Susanna Sirota

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  • Photo taken in:
    Kiev
    Year when photo was taken:
    1997
    Country name at time of photo:
    Ukraine
    Country name today:
    Ukraine

Here you can see me with my joy and consolation: my cat whom I found when he was small, thin, dirty and miserable. This photo was taken in Kiev in 1997.

We had a quiet life. We worked, went to the cinema and theaters. My husband was a football fan and often went to the stadium in summer. In summer we spent vacations at the seashore. We liked cruising down the Dnieper to the Crimea. It didn’t cost much. In the evening we enjoyed having a stroll in the park. 

We were horrified about perestroika. We couldn’t believe that this avalanche of things published in newspapers and spoken on TV could have been possibly happening in our quiet lives. We felt some uncertainty. We, dedicated communists in the past, felt like criminals, but we didn’t know anything like this and lived a common life like everybody else. Big shots of party officials found their way promptly and became millionaires and the majority of the population became poor in a jiffy. They lost their savings. Our pension is not enough to pay for utility services, not to mention medications. When I see intelligent people searching for food leftovers in the garbage and eating whatever they find, I feel terrible. It was out of the question in the USSR.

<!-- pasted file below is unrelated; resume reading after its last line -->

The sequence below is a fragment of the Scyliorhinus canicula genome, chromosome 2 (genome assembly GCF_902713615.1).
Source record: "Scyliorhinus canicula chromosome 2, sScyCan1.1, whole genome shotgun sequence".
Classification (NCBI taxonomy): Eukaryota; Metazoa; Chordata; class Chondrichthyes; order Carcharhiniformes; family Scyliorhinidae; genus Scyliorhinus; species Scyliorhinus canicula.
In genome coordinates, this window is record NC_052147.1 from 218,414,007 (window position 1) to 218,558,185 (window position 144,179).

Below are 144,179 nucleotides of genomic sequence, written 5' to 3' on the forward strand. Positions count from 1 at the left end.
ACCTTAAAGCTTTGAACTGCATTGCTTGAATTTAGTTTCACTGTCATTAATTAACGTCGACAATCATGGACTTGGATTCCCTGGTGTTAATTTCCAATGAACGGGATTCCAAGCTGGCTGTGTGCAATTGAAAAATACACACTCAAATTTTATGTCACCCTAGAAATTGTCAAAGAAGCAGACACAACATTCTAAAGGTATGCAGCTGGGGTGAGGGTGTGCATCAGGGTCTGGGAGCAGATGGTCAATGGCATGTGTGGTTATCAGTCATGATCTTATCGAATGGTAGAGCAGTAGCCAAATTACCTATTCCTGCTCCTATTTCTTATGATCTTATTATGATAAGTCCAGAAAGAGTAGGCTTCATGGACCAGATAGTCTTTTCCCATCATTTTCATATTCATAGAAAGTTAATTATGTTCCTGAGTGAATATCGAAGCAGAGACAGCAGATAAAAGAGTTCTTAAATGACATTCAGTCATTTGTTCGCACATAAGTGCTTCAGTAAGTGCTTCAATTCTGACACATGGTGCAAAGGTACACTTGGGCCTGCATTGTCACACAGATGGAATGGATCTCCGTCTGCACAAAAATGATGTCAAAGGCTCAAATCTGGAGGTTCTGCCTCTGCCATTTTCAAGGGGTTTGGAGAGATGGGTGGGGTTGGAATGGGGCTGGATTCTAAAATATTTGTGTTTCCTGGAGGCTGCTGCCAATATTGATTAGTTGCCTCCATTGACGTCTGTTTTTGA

A good thing about this period is the rebirth of the Jewish life. I never felt anything Jewish about myself, but when in the 1990s I heard songs in Yiddish for the first time I understood. I had spontaneous tears in my eyes. I recalled that my father used to sing them in my childhood, but then he probably forgot them all.

Interview details

Interviewee: Susanna Sirota
Interviewer:
Ella Orlikova
Month of interview:
August
Year of interview:
2003
Kiev, Ukraine

KEY PERSON

Susanna Sirota
Year of birth:
1923
City of birth:
Lubny
Country name at time of birth:
USSR
Occupation
after WW II:
Office clerk

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